Pacific Northwest

August, 2009
Regional Report

Harvest Fruits

Early August begins the harvest season of many fruits such as for red and black raspberries, early apples, and gooseberries. Harvest fruits as they mature so the birds don't get them. If you can't eat them all fresh, consider making pies, cobblers, or freezing the bounty for winter use.

Replace Spent Annuals

When summer annuals such as marigolds, nicotiana, and petunias stop blooming, remove them and mulch the area to discourage weeds. Amend the soil with compost and sow seeds of colorful cool-season annuals such as pansies, lobelia, and winter kale.

Water Regularly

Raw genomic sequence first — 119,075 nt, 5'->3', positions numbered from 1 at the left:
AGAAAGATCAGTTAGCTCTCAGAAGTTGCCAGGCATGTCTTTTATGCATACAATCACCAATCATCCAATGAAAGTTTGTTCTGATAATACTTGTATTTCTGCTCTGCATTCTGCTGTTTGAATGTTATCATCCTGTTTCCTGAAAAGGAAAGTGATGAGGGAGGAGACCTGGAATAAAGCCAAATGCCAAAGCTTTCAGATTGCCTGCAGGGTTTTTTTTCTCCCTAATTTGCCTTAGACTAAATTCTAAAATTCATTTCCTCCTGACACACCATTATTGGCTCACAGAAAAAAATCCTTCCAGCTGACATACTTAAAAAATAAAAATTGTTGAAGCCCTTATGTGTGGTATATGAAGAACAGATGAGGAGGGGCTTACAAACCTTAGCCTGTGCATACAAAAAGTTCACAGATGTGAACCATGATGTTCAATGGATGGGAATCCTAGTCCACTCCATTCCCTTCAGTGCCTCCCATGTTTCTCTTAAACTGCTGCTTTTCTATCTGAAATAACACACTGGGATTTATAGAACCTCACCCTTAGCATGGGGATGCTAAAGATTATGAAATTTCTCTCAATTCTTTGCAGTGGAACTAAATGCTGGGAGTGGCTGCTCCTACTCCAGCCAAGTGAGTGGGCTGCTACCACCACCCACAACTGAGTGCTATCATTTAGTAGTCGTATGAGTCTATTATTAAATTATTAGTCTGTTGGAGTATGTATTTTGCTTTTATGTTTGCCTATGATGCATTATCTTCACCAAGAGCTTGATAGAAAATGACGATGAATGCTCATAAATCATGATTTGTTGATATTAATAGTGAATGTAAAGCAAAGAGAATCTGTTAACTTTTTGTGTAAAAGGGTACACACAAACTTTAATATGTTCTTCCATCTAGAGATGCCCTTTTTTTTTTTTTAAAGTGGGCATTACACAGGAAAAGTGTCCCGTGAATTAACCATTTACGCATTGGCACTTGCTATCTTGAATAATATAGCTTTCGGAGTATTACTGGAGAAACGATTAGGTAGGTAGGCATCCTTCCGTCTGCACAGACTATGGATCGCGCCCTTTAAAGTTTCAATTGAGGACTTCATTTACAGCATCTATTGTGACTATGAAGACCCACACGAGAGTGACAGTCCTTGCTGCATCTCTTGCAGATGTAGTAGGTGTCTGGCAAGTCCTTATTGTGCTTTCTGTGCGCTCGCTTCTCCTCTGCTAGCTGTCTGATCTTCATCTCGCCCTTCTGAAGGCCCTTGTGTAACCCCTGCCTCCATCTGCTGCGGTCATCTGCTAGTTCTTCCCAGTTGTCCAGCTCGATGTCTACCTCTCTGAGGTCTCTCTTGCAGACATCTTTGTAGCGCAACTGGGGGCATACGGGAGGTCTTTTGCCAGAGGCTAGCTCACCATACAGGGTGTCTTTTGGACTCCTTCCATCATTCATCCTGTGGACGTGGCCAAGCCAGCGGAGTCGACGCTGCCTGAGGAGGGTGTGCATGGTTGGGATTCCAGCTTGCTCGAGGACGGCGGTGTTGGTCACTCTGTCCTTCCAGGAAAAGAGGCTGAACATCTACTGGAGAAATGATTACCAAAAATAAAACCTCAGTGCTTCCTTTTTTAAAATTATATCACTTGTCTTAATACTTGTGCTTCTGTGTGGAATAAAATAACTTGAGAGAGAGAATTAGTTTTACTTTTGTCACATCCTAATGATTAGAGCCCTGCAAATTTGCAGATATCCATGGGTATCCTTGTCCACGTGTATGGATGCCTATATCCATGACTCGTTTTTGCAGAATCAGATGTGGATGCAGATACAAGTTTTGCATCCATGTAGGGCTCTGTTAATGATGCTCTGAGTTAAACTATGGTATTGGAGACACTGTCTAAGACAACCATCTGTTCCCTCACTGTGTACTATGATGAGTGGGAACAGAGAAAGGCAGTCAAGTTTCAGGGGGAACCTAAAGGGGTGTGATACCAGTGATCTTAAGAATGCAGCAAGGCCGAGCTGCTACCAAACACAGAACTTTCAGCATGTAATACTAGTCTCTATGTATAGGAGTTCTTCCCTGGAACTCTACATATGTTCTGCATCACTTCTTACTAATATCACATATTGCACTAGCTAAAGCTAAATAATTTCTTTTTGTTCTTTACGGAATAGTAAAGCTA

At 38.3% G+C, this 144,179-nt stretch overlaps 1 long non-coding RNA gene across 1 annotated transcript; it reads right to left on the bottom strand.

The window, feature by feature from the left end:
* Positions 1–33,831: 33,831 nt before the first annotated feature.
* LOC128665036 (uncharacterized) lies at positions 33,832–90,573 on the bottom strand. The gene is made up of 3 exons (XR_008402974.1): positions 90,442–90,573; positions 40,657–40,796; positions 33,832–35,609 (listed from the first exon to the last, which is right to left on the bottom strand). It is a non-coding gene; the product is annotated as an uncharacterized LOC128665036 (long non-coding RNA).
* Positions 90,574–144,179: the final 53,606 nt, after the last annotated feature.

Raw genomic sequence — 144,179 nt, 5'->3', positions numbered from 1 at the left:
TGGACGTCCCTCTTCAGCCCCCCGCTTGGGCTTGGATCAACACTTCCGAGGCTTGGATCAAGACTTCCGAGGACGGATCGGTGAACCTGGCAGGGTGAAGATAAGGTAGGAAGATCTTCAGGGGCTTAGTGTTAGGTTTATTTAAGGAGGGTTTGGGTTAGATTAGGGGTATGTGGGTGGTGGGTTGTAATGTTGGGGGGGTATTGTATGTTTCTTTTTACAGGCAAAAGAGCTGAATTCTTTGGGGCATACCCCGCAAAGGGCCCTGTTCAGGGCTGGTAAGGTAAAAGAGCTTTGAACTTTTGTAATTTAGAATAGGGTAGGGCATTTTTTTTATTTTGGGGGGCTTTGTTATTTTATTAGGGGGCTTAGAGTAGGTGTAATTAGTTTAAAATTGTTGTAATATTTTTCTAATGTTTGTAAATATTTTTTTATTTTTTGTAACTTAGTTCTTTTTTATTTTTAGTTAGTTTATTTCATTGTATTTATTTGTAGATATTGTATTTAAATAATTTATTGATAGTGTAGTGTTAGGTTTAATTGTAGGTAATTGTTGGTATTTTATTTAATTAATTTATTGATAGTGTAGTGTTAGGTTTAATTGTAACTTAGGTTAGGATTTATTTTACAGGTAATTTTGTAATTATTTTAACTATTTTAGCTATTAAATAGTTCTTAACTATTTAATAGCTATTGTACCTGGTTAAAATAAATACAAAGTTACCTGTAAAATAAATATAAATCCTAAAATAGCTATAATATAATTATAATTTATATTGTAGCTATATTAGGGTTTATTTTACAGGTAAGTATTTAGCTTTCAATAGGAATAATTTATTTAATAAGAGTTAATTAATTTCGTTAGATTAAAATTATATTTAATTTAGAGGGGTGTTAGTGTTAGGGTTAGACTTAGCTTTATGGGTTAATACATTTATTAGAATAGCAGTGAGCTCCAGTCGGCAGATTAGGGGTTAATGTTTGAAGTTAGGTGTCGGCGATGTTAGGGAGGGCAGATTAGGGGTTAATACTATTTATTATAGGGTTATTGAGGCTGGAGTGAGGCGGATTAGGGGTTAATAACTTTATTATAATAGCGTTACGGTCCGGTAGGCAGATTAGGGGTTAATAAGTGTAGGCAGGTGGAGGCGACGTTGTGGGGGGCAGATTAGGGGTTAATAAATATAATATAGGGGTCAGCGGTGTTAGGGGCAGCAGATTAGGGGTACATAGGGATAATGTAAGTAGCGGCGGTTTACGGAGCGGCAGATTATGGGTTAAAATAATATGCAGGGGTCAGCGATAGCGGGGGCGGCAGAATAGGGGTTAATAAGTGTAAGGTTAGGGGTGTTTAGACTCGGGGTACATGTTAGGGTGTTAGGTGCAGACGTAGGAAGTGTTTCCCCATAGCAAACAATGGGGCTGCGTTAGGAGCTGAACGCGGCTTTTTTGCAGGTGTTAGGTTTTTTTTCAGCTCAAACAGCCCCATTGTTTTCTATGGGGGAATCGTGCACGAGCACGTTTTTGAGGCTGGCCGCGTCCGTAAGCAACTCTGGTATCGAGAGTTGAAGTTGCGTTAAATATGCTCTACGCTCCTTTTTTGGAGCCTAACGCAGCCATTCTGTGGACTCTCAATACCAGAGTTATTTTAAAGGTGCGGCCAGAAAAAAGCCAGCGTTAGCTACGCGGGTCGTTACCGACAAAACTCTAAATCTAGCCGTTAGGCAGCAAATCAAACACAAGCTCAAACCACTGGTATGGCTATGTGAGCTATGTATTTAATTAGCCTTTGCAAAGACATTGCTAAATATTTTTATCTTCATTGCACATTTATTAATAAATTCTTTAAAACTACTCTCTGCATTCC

Irrigate newly planted ornamentals when rainfall totals less than 1 inch per week. Apply water on poorly drained soils at the rate of 1 quart per square foot of planting area. On well-drained soils, use a 1/2 gallon of water per square foot, letting it soak deeply into the soil.

Control Insects and Diseases

Employ cultural practices to avoid insect and disease problems in the garden. Keep weeds pulled and pinch plants back to improve air circulation. Allow foliage to dry out by evening so diseases are less likely to start. Hand pick insects and avoid chemical sprays whenever possible since they kill beneficial insects as well as destructive pests.

Leach Salts from Pots

Mineral salts can build up in the soil of potted plants, inhibiting root growth and leaving white, crusty deposits on container sides. Occasionally leach the soil by soaking the pots until the soil is completely saturated, then allowing fresh water to run through the soil for several minutes to flush out the salts.

Donate Today

The Garden in Every School Initiative

Special Report - Garden to Table

— ADVERTISEMENTS —